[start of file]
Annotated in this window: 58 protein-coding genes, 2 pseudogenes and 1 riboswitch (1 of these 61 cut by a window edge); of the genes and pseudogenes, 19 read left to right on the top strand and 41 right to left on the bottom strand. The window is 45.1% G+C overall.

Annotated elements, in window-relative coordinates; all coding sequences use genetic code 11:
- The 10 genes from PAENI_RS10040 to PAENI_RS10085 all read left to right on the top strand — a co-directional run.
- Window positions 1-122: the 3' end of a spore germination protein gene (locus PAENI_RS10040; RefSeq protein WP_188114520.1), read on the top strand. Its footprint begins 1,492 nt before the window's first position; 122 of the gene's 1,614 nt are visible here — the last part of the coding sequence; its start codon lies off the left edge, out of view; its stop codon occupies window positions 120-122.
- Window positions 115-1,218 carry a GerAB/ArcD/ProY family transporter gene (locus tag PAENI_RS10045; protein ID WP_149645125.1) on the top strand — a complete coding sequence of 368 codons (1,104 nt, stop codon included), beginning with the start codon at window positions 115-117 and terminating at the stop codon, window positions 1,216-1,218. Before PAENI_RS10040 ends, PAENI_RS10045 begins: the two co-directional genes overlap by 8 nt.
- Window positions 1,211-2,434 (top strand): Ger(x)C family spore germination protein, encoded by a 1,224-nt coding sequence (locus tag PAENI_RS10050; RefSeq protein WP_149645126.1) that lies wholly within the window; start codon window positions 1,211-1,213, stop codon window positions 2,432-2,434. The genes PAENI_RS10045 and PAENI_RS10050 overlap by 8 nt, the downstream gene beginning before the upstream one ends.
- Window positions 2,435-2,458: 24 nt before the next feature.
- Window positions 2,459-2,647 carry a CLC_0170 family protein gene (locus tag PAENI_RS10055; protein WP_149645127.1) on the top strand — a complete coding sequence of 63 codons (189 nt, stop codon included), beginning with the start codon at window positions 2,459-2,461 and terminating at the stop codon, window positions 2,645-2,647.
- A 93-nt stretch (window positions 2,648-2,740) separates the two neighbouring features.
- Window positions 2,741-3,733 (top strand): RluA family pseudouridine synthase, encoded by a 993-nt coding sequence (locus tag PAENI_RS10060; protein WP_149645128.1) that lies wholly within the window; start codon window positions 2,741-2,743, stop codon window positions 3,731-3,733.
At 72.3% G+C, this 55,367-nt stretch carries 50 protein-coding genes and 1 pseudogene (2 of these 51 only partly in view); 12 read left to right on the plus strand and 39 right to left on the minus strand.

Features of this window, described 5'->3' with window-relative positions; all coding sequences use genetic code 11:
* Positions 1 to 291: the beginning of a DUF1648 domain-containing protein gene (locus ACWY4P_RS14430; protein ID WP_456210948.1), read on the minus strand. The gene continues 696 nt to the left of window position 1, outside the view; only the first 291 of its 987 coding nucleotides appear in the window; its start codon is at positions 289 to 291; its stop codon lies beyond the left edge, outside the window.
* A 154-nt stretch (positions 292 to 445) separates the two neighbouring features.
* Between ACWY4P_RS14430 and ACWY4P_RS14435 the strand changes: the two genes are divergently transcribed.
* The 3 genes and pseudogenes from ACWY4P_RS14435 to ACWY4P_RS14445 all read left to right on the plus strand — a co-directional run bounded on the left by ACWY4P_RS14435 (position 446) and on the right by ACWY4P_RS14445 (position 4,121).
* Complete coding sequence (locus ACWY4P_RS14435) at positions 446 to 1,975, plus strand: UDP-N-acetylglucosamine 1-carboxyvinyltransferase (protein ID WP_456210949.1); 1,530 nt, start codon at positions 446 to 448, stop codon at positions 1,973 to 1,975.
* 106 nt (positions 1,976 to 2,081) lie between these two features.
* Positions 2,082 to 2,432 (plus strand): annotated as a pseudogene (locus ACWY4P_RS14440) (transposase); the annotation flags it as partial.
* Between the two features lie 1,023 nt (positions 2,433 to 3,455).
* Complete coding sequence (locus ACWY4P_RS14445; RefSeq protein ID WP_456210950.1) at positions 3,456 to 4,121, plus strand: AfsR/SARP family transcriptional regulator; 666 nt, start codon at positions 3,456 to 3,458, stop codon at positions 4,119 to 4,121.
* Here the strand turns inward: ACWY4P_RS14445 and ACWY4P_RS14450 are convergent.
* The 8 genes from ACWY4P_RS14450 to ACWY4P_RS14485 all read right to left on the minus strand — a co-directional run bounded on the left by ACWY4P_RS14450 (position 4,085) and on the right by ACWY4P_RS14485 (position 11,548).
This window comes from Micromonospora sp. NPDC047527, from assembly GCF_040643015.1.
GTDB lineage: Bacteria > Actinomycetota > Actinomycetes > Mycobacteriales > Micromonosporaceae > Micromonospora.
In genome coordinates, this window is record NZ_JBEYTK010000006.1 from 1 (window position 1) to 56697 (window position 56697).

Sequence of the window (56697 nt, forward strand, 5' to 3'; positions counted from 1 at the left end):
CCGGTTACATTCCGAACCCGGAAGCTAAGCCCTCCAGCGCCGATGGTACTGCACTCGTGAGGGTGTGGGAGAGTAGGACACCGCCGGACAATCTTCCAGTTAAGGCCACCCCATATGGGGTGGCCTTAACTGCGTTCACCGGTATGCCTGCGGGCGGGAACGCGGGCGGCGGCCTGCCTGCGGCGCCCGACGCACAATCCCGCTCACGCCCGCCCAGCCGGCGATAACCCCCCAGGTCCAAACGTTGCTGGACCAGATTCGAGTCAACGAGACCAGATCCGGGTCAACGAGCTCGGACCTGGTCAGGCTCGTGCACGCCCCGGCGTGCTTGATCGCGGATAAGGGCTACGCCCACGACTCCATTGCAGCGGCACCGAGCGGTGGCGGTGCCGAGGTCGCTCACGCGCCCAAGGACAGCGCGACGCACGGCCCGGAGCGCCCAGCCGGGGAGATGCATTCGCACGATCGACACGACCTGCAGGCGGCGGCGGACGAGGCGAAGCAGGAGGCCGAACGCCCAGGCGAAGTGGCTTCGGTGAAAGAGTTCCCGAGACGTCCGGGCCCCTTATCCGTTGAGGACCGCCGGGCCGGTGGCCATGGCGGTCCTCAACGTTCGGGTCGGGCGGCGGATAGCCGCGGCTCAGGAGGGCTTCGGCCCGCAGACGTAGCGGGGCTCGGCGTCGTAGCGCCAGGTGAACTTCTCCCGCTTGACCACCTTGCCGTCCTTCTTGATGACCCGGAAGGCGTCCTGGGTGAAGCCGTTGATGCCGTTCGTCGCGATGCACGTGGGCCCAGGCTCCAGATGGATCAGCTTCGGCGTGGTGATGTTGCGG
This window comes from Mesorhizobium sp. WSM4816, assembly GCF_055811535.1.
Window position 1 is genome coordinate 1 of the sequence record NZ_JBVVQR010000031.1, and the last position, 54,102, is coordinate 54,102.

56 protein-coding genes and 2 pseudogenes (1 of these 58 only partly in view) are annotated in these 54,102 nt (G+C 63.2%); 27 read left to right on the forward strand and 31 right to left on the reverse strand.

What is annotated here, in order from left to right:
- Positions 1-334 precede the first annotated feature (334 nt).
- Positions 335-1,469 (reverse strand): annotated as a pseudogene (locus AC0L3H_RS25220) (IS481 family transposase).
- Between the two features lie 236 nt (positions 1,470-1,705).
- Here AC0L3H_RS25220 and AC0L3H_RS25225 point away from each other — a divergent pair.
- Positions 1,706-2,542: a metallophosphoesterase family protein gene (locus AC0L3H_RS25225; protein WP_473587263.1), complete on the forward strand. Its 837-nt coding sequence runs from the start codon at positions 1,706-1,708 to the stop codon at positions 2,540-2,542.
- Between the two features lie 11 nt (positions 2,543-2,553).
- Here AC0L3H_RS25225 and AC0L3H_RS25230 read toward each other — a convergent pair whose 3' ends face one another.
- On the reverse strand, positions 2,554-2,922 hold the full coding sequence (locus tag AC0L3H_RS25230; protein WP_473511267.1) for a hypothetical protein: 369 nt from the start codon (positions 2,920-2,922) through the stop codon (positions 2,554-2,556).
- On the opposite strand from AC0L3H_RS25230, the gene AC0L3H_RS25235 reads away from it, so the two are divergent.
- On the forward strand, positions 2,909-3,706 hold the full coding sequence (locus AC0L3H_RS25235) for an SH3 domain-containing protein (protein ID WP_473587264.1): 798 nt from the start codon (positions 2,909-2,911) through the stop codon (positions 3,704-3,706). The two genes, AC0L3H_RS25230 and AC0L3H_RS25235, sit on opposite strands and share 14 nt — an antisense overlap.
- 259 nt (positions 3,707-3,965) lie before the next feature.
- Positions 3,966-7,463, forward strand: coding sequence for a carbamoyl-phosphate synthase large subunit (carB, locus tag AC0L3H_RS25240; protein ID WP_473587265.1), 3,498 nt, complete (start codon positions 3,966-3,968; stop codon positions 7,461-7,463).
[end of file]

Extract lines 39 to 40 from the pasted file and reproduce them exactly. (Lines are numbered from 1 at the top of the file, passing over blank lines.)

- Here AC0L3H_RS25225 and AC0L3H_RS25230 read toward each other — a convergent pair whose 3' ends face one another.
- On the reverse strand, positions 2,554-2,922 hold the full coding sequence (locus tag AC0L3H_RS25230; protein WP_473511267.1) for a hypothetical protein: 369 nt from the start codon (positions 2,920-2,922) through the stop codon (positions 2,554-2,556).